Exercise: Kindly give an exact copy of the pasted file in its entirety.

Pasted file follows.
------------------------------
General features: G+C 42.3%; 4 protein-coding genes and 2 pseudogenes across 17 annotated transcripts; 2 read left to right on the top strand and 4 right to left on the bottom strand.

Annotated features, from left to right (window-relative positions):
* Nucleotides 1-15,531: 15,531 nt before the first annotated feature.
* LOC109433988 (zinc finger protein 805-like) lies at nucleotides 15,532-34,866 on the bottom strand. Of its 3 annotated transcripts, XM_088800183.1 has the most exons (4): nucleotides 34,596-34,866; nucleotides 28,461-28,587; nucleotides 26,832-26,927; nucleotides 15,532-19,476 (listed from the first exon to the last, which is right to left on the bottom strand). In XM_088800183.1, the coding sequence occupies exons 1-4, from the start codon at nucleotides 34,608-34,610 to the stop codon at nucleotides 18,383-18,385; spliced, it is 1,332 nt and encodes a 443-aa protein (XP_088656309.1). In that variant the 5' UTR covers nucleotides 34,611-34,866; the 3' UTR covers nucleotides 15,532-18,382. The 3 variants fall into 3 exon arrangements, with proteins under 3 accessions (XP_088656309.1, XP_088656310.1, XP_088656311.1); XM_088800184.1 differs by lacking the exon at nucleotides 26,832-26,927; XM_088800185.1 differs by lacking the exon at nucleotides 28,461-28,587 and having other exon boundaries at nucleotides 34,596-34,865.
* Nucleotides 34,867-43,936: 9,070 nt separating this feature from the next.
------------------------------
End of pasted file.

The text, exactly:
General features: G+C 42.3%; 4 protein-coding genes and 2 pseudogenes across 17 annotated transcripts; 2 read left to right on the top strand and 4 right to left on the bottom strand.

Annotated features, from left to right (window-relative positions):
* Nucleotides 1-15,531: 15,531 nt before the first annotated feature.
* LOC109433988 (zinc finger protein 805-like) lies at nucleotides 15,532-34,866 on the bottom strand. Of its 3 annotated transcripts, XM_088800183.1 has the most exons (4): nucleotides 34,596-34,866; nucleotides 28,461-28,587; nucleotides 26,832-26,927; nucleotides 15,532-19,476 (listed from the first exon to the last, which is right to left on the bottom strand). In XM_088800183.1, the coding sequence occupies exons 1-4, from the start codon at nucleotides 34,608-34,610 to the stop codon at nucleotides 18,383-18,385; spliced, it is 1,332 nt and encodes a 443-aa protein (XP_088656309.1). In that variant the 5' UTR covers nucleotides 34,611-34,866; the 3' UTR covers nucleotides 15,532-18,382. The 3 variants fall into 3 exon arrangements, with proteins under 3 accessions (XP_088656309.1, XP_088656310.1, XP_088656311.1); XM_088800184.1 differs by lacking the exon at nucleotides 26,832-26,927; XM_088800185.1 differs by lacking the exon at nucleotides 28,461-28,587 and having other exon boundaries at nucleotides 34,596-34,865.
* Nucleotides 34,867-43,936: 9,070 nt separating this feature from the next.